Nov 10 2011
By Raju Chebium and Nicole Guadiano
WASHINGTON – The Senate on Thursday rejected an effort to block an Environmental Protection Agency rule aimed at limiting pollution that crosses state lines and hurts air quality in Delaware and other states.
The Environmental Protection Agency's regulation requires coal plants in 27 states to cut emissions that drift across state lines.
In Thursday's procedural vote, 56 senators opposed the move to block the rule and 41 supported it.
Democratic Sen. Tom Carper of Delaware, who chairs a subcommittee overseeing the Clean Air Act, said Delaware has made great strides in cleaning up its own pollution, but upwind states haven't invested heavily enough in new clean-air technologies.
"Downwind states can spend millions of dollars to clean up their act, but unless we require upwind states to make serious reductions, states like mine won't get much healthier and people will continue to get sick and die," Carper said Thursday on the Senate floor. "For all Delawareans and all the others who are living at the end of that tailpipe, I say enough is enough."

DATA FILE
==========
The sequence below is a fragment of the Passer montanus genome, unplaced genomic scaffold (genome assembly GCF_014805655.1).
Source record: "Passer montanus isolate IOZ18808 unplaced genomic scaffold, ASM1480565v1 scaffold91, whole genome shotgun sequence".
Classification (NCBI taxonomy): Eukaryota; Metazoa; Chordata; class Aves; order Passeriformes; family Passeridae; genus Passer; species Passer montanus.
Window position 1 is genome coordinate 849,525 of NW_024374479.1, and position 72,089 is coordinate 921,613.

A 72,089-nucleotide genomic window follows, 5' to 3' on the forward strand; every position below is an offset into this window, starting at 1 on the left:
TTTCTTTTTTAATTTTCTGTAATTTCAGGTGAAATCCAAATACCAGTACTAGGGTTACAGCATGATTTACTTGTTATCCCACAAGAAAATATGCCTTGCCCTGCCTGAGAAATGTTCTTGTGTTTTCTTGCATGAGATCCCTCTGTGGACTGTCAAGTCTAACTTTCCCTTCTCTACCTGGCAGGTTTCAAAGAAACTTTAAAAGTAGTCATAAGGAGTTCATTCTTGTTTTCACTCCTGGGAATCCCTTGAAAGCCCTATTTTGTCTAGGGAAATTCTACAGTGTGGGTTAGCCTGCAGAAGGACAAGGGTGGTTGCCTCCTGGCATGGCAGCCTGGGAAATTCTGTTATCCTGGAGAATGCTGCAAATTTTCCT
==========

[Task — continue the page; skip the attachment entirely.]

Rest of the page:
Sen. Rand Paul, the Kentucky Republican who introduced the proposal to block the EPA rule, called it another example of a "job-killing regulation" by the Obama administration.
"We can have a clean environment and we can have jobs," he said on the Senate floor before the vote. "This is about whether or not we can have a balanced approach."
The new rule, finalized in July, replaces a 2005 EPA regulation and satisfies a 2008 federal court ruling. EPA officials estimate the rule will prevent up to 34,000 deaths a year linked to respiratory illnesses — including 140 in Delaware — and tens of thousands of non-fatal illnesses and symptoms.
Sen. Robert Menendez, D-N.J., said the state's business groups support the rule.
"They know it's only fair to level the playing field for New Jersey businesses since we have already substantially cleaned up our electric-generation facilities," he said on the Senate floor. "It's a good rule for the economy. It's a good rule for the health and well-being of Americans."